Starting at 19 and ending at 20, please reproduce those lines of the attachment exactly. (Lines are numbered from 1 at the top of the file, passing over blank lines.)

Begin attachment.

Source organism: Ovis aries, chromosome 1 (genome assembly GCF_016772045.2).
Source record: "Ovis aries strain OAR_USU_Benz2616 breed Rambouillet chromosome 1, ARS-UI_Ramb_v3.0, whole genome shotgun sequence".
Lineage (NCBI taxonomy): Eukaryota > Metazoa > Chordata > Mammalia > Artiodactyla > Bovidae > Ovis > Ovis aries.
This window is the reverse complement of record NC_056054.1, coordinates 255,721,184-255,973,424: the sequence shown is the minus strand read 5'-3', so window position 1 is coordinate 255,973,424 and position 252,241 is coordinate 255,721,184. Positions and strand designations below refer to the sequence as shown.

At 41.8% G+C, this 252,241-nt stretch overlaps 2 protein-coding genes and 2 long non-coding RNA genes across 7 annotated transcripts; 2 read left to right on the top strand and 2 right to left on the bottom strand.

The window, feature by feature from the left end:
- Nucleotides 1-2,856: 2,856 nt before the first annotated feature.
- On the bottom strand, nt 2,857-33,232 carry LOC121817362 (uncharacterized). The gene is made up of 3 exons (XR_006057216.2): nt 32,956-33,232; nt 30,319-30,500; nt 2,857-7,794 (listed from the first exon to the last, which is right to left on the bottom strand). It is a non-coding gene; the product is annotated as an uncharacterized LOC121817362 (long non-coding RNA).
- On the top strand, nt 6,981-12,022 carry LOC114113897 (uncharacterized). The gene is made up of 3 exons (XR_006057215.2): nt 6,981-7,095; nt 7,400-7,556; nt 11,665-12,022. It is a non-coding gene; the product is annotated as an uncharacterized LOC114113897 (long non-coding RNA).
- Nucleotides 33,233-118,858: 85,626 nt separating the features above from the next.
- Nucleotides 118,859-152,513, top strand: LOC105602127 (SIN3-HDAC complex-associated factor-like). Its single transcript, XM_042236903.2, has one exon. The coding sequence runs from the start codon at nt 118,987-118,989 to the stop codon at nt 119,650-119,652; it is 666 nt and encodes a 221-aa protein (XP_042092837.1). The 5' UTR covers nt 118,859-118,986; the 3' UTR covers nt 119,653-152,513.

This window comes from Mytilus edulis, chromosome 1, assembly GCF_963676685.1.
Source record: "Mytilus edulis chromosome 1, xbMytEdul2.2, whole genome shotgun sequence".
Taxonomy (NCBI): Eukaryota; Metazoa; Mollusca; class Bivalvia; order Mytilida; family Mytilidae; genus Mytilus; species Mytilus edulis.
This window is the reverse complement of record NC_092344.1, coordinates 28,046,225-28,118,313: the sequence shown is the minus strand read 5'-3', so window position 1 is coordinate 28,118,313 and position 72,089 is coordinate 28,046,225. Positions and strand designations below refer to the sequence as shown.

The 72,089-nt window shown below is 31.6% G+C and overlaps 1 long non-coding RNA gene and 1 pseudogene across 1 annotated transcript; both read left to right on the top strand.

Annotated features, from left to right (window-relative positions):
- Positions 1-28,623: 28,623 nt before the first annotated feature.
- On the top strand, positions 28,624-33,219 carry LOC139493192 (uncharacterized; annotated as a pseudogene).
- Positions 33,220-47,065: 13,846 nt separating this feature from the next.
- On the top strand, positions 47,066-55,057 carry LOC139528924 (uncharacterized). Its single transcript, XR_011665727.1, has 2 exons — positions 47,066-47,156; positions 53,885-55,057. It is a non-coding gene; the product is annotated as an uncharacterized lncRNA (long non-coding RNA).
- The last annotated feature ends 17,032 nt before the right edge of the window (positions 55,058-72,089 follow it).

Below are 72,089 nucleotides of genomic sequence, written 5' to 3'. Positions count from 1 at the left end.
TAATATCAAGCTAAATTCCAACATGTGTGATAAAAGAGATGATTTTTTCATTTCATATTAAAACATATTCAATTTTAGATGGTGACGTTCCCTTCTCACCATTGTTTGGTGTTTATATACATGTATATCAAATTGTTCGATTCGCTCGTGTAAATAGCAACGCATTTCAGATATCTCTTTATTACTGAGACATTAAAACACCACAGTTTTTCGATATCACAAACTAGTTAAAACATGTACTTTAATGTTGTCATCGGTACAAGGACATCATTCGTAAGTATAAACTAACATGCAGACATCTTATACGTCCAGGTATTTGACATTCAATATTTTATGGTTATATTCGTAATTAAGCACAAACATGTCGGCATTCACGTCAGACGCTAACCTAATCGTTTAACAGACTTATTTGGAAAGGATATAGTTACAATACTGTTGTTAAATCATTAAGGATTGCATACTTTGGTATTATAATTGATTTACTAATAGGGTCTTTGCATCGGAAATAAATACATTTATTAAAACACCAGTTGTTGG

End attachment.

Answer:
- On the top strand, positions 28,624-33,219 carry LOC139493192 (uncharacterized; annotated as a pseudogene).
- Positions 33,220-47,065: 13,846 nt separating this feature from the next.